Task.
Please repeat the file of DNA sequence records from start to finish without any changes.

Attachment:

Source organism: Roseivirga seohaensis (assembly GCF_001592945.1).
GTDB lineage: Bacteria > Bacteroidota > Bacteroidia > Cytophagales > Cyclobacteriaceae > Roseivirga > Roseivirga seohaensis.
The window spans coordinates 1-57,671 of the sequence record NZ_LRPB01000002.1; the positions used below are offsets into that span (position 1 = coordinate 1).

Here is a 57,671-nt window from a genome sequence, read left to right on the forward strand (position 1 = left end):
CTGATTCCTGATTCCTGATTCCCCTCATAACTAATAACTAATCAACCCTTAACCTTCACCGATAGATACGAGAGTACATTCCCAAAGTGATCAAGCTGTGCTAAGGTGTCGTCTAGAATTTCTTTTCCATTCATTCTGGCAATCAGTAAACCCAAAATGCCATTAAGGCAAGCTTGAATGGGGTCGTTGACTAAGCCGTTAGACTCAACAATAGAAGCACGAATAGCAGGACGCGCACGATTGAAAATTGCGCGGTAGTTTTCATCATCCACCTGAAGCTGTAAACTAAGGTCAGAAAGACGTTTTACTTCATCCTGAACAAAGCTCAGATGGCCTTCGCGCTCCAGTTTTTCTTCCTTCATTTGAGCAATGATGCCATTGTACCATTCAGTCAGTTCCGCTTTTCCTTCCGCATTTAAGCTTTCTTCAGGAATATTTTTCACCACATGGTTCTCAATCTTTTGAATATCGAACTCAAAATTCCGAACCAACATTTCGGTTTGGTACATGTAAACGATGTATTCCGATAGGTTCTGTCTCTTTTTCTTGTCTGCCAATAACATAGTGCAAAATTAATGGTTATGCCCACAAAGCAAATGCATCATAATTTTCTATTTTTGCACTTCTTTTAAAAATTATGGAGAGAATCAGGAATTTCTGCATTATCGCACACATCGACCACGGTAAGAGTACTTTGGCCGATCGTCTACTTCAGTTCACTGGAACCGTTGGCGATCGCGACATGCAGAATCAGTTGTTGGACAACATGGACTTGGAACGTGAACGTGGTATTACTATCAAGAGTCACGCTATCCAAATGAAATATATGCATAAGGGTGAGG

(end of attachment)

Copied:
Source organism: Roseivirga seohaensis (assembly GCF_001592945.1).
GTDB lineage: Bacteria > Bacteroidota > Bacteroidia > Cytophagales > Cyclobacteriaceae > Roseivirga > Roseivirga seohaensis.
The window spans coordinates 1-57,671 of the sequence record NZ_LRPB01000002.1; the positions used below are offsets into that span (position 1 = coordinate 1).

Here is a 57,671-nt window from a genome sequence, read left to right on the forward strand (position 1 = left end):
CTGATTCCTGATTCCTGATTCCCCTCATAACTAATAACTAATCAACCCTTAACCTTCACCGATAGATACGAGAGTACATTCCCAAAGTGATCAAGCTGTGCTAAGGTGTCGTCTAGAATTTCTTTTCCATTCATTCTGGCAATCAGTAAACCCAAAATGCCATTAAGGCAAGCTTGAATGGGGTCGTTGACTAAGCCGTTAGACTCAACAATAGAAGCACGAATAGCAGGACGCGCACGATTGAAAATTGCGCGGTAGTTTTCATCATCCACCTGAAGCTGTAAACTAAGGTCAGAAAGACGTTTTACTTCATCCTGAACAAAGCTCAGATGGCCTTCGCGCTCCAGTTTTTCTTCCTTCATTTGAGCAATGATGCCATTGTACCATTCAGTCAGTTCCGCTTTTCCTTCCGCATTTAAGCTTTCTTCAGGAATATTTTTCACCACATGGTTCTCAATCTTTTGAATATCGAACTCAAAATTCCGAACCAACATTTCGGTTTGGTACATGTAAACGATGTATTCCGATAGGTTCTGTCTCTTTTTCTTGTCTGCCAATAACATAGTGCAAAATTAATGGTTATGCCCACAAAGCAAATGCATCATAATTTTCTATTTTTGCACTTCTTTTAAAAATTATGGAGAGAATCAGGAATTTCTGCATTATCGCACACATCGACCACGGTAAGAGTACTTTGGCCGATCGTCTACTTCAGTTCACTGGAACCGTTGGCGATCGCGACATGCAGAATCAGTTGTTGGACAACATGGACTTGGAACGTGAACGTGGTATTACTATCAAGAGTCACGCTATCCAAATGAAATATATGCATAAGGGTGAGG